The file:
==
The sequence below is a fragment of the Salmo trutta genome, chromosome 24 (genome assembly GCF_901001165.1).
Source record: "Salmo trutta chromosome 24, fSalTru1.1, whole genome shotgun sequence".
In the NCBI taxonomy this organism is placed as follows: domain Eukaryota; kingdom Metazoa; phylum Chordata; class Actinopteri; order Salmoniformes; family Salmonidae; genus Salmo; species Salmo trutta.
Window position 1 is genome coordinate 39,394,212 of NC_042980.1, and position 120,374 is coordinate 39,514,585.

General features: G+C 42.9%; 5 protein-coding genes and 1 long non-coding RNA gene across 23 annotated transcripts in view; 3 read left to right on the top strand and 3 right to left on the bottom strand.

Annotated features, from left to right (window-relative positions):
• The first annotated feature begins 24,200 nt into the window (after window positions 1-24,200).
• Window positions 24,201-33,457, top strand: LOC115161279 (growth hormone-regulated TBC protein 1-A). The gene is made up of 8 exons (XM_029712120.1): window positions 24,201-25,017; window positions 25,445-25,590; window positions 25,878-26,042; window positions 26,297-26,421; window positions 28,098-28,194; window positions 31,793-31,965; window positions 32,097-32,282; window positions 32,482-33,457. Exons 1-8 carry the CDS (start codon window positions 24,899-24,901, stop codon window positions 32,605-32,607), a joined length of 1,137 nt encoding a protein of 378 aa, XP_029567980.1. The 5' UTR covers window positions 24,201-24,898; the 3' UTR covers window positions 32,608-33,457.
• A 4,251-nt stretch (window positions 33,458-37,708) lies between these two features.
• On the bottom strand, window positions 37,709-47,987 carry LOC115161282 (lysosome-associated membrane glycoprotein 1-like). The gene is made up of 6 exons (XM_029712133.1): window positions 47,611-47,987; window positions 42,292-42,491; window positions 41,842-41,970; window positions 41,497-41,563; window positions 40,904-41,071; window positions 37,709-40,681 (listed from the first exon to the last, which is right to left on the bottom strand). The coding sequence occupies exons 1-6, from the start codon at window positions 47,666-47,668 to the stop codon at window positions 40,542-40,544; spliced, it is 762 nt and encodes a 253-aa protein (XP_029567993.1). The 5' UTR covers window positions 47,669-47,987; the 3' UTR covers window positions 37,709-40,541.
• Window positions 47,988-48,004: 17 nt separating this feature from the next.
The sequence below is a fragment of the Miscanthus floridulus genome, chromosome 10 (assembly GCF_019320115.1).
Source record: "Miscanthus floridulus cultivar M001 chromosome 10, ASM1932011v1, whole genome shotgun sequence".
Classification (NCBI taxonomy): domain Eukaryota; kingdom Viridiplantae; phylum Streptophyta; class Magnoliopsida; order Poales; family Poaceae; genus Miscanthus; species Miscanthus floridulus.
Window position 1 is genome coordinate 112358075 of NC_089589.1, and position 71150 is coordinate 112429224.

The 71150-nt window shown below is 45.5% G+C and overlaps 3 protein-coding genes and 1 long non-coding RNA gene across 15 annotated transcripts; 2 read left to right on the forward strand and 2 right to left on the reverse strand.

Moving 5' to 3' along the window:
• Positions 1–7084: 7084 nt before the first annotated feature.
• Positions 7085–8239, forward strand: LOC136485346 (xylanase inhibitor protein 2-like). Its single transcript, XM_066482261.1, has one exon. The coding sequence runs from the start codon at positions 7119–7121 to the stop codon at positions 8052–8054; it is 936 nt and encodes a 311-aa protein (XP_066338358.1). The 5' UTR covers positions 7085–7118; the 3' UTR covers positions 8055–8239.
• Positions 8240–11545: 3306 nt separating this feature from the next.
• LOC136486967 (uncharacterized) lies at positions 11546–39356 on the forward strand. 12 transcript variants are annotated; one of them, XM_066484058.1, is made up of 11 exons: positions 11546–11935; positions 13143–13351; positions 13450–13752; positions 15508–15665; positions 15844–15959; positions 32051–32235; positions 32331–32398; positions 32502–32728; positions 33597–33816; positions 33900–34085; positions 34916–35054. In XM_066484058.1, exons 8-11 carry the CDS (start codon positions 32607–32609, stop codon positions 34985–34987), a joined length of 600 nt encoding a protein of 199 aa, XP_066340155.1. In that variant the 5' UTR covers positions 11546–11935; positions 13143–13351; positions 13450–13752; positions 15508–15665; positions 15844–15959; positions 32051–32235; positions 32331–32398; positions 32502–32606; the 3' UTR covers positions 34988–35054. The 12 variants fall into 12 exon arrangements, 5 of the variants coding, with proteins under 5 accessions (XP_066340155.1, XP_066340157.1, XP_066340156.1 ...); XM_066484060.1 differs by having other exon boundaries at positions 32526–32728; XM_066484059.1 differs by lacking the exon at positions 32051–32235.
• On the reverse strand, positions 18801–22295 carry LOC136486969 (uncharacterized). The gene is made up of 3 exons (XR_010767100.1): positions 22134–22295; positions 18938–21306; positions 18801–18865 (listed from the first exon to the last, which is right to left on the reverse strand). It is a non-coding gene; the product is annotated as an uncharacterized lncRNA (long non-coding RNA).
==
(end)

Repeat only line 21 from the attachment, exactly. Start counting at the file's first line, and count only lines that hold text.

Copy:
• LOC136486967 (uncharacterized) lies at positions 11546–39356 on the forward strand. 12 transcript variants are annotated; one of them, XM_066484058.1, is made up of 11 exons: positions 11546–11935; positions 13143–13351; positions 13450–13752; positions 15508–15665; positions 15844–15959; positions 32051–32235; positions 32331–32398; positions 32502–32728; positions 33597–33816; positions 33900–34085; positions 34916–35054. In XM_066484058.1, exons 8-11 carry the CDS (start codon positions 32607–32609, stop codon positions 34985–34987), a joined length of 600 nt encoding a protein of 199 aa, XP_066340155.1. In that variant the 5' UTR covers positions 11546–11935; positions 13143–13351; positions 13450–13752; positions 15508–15665; positions 15844–15959; positions 32051–32235; positions 32331–32398; positions 32502–32606; the 3' UTR covers positions 34988–35054. The 12 variants fall into 12 exon arrangements, 5 of the variants coding, with proteins under 5 accessions (XP_066340155.1, XP_066340157.1, XP_066340156.1 ...); XM_066484060.1 differs by having other exon boundaries at positions 32526–32728; XM_066484059.1 differs by lacking the exon at positions 32051–32235.